A tribute to the miners near Oruro, Bolivia. Click to see big picture (624x480 pixels; 100 KB)
Even today, many national mine owners do not treat their workers too well.  This is the entrance to what would become the important El Indio gold mine (Chile) when it was still a prospect in 1975.  Guess which is the mine owner. Click to see big picture (640x440 pixels; 127 KB)
The base and precious metals are by no means the only riches extracted.  Here lithium and other salts are being refined from brines in the middle of the Salar de Atacama, a huge salt flats in northeastern Chile. Click to see big picture (640x397 pixels; 84 KB)
Argentina does not have a mining tradition such as the other countries of the southern Cordillera, but it does have oil and gas in abundance, and despite protests, the mining of minerals is following. Click to see big picture (640x417 pixels; 80 KB)
Before you can mine you will need a prospector or geologist to find you a deposit.  Here the ideal geologist is immortalized (in Cuba).  These types are hard to find nowadays, however.  Click to see big picture (330x480 pixels; 68 KB)
You will likely have to settle for someone with a smaller hammer, who scribbles notes into a field book, and runs up bills at the analytical laboratory. Click to see big picture (332x480 pixels; 59 KB)
GOLD!  It's what every prospector would like to stumble across. Click to see big picture (640x312 pixels; 97 KB)
One of the traditional ways of finding gold deposits is by panning, Where gold grains in creek sediments can be be isolated in this fashion, it may be possible to trace them up drainages to their source.  Gringo's tend to use plastic pans, even here in South America. Click to see big picture (574x480 pixels; 141 KB)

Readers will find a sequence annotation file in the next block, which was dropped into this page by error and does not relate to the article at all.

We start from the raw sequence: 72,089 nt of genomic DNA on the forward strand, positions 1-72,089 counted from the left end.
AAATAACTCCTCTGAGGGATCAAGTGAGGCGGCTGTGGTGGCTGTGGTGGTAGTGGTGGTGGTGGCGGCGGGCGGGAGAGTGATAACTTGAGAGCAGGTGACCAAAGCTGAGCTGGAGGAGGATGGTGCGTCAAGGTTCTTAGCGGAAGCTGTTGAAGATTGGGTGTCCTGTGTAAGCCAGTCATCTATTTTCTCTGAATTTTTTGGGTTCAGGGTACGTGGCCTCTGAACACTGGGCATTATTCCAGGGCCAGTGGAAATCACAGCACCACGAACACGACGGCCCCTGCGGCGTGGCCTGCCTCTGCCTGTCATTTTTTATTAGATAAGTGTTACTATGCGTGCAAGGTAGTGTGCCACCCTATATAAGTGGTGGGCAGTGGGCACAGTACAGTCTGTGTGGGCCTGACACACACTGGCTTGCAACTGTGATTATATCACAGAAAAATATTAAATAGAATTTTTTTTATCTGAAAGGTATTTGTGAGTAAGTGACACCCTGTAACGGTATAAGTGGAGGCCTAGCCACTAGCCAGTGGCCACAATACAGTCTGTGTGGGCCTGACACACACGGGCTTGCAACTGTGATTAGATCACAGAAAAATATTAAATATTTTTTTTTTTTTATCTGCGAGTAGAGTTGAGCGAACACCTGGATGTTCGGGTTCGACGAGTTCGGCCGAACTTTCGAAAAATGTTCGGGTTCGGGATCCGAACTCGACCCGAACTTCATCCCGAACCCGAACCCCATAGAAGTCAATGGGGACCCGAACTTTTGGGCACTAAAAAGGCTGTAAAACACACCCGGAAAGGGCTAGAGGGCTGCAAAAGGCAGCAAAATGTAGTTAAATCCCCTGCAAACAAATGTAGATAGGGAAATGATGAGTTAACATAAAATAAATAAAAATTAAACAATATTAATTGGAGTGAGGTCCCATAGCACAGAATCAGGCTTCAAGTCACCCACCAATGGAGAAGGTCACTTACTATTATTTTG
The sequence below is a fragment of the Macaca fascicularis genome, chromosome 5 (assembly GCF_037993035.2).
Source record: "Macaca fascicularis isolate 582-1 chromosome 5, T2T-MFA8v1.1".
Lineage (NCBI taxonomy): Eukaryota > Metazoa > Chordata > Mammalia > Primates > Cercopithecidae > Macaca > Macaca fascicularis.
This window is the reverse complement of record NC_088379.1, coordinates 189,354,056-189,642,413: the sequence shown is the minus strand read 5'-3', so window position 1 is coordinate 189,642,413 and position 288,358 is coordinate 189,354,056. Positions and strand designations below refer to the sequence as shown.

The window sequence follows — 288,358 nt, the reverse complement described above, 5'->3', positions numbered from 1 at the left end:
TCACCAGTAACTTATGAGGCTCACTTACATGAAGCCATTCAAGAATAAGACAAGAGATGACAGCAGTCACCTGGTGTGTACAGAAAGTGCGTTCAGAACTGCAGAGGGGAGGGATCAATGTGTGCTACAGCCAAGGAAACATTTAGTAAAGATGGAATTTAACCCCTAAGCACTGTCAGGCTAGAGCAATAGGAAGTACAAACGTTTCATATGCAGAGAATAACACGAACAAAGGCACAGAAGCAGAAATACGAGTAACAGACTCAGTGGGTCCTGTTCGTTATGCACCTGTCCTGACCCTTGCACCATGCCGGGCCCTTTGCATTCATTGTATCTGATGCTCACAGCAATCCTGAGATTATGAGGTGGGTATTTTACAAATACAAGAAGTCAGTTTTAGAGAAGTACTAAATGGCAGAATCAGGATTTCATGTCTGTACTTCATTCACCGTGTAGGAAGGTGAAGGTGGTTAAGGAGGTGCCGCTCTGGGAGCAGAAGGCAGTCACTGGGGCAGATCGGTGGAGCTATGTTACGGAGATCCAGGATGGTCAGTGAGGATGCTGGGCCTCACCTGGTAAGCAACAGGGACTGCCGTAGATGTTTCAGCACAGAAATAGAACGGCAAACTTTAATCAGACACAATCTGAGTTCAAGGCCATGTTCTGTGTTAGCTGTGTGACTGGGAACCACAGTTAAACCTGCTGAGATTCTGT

More traditional pans around the world use wood, this one displays gold from near Puerto Inca in eastern Peru. Click to see big picture (620x480 pixels; 91 KB)
A largely Chilean invention is the poruno, made from a black cow's horn.  It is especially useful for testing crushed ores where water is scarce (ie. the Atacama Desert), although this gold is from the Chubut Province of Argentina. Click to see big picture (640x351 pixels; 78 KB)
Sometimes the sediments have sufficient gold to be an ore in themselves.  Here clay-rich sediments are being broken up and run down a simple sluice near Tingo Maria in Peru.  Gold, being heavy, tends to stick to the floor. Click to see big picture (255x480 pixels; 66 KB)
Whether exploring for gold, copper or whatever, larger companies prefer too look for hard-rock deposits, and that means drilling. Click to see big picture (640x418 pixels; 101 KB)
A closer view of a drill-crew bagging samples in the Atacama. Click to see big picture (334x480 pixels; 80 KB)
But wherever a deposit is found that the "informal" miners can get their teeth into, you can expect an instant rough-and-tumble town to appear, such as this one in the desert of Peru. Click to see big picture (640x421 pixels; 122 KB)